ships come in here yeah the whole thing anchor in a line about 10 every month
they were unloaded by barges and a towboat what
year did they finish 1980 okay and they went to San Lorenzo a couple of
years back usually used to arrive here sailboats like yours
But now none, not much I don’t know why. after talking with the older gentleman
and understanding the history of the town and the island here it was quite
sad seeing how a small change could affect a place so much after being a
bustling port town for most of the 20th century the opening of a new commercial
port on the mainland had taken away nearly all of the jobs and industry it was clear that since then the town had
worked hard to become a tourist destination and it was reported to be
popular with hunter and nationals on the weekends but it certainly was a passed
over destination for most Western tourists all of out time here in the Gulf of Fonseca
has been lovely and we thought the islands
here were great cruising grounds however after talking with the locals
and with other cruisers we’ve met down the road it is certainly becoming an
increasingly passed over spot the area south of Mexico down to Costa Rica is
known as The Forgotten Middle and only stops most cruisers seemed to make in
this region is at one of two marinas developed particularly for Westerners
the immigration official on Isla Meanguera told us that we were only the
fourth vessel this year to stop there and we had a feeling the count was about
the same here on Isla Tigre winch is gummed
from the heat we can’t even get the right now trying to get this the main
drum out think we’re going to check out of
Honduras El Tigre today sail on out of the Gulf of Fonseca here out on the pier
we’re both the port captain and immigration office where they prepared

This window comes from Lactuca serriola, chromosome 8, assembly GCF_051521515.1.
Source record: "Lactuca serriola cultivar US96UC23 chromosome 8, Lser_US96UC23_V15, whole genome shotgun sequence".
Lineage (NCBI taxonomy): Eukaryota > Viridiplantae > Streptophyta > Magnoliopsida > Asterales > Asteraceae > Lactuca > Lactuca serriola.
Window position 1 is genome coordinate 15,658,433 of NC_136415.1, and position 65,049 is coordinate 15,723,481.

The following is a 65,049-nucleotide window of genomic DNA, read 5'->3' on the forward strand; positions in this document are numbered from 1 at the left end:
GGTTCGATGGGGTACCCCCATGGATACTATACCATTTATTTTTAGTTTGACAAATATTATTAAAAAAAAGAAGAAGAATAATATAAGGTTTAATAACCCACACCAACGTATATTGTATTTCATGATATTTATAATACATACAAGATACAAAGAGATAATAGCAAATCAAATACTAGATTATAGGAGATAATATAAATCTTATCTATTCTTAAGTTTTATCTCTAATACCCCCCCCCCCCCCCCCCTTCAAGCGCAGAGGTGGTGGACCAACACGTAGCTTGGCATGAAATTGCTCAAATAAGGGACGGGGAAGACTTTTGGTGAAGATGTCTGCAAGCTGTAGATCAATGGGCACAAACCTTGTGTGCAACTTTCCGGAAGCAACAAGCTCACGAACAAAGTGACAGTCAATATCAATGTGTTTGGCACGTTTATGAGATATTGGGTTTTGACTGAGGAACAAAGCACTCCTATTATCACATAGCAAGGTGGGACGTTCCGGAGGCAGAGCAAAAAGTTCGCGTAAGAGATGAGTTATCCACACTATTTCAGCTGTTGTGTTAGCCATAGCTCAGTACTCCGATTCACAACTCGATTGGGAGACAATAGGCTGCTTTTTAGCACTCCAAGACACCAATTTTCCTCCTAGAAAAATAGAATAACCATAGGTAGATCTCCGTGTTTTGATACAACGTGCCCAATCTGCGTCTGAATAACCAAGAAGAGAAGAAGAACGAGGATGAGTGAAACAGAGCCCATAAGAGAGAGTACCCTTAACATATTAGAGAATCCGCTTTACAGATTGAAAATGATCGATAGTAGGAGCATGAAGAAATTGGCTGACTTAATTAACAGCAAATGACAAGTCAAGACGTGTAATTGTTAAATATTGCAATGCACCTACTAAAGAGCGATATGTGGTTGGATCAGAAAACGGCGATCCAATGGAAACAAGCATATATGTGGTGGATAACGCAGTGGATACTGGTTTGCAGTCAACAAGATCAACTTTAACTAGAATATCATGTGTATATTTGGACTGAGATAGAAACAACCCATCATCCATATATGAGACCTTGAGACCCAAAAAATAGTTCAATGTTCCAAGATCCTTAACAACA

our check up paperwork they told us it would be a bit of a wait and let us go
enjoy one last Honduran meal before we left this time is as good as any
other say yes cheers thanks so much for watching guys thanks for all your
comments keep on leaving them huge thanks to everyone out there that
supports us along the way and it was being with us for ages big thanks to our
patrons who make this journey in these videos possible thanks to all the
newcomers we’ll catch you next time Cheers thanks to Emily
Wow what do you think about sunrises today they’re pretty nice too when
you’re awake for them how many of the sunrises have you caught there nice
when you’re on watch yeah check out those teeth

65 thoughts on “Visit Forgotten Honduras [Adventure #142]

  1. Most Americans fully believe that these countries are dangerous and decide to bypass them. Your video disproves this for the most part and shows that they deserve to be a stopping off point for sailors/cruisers. Happy sailing.

  2. The Gulf of Fonseca looks like a paradise, and it’s a shame that most cruisers pass it bye. Thanks to you all for sharing it. Please let Emily know that just because I said she talks funny, that doesn’t mean I never want to hear from her:-). She’s not super chatty Is she?Are you still enjoying Costa Rica? Cheers guys, Scott

  3. Funny how if you believed most of the media these days, all of those countries are a mess and just full of gangs and blackmail which forces everyone to have a reason to run through the desert and hop the fence into America. These spots look gorgeous and while low budget, probably are nice quaint places to live. I love the real insight. Thanks

  4. Wow such beauty, many awe. I suspect people (tourists) stay away because of political instability & reports of corruption. True or not, people will avoid places with a poor reputation.

  5. os deseo un feliz año nuevo lleno de nuevas aventuras que con mucho gusto seguiré viendo y disfrutando saludos

  6. HAPPY NEW YEAR , no export of mahogny wood eny more…..! Lesser income , not sow intresting for the tourists. BarbroSweden

  7. Happy New Year! Yes, we also bypassed the Forgotten Coast on our way north from Panama. Depending on what we do after Mexico we may indeed visit this area based on your excellent reviews. Enjoy your travels south. You are very lucky to have found Emily. We certainly would love to find a third crew member to help out especially on the night passages.

  8. much was your great looking meal? Were you talking with your mom?? One can never get bored with the sunsets/sunrises that you have experienced. Is it spelled Tuk Tuk? Did the volcanoes have a name? What a vast wealth of history we may never have heard about..Thank you so much!! "Check out those teeth"! LOL HAPPY NEW YEAR!!!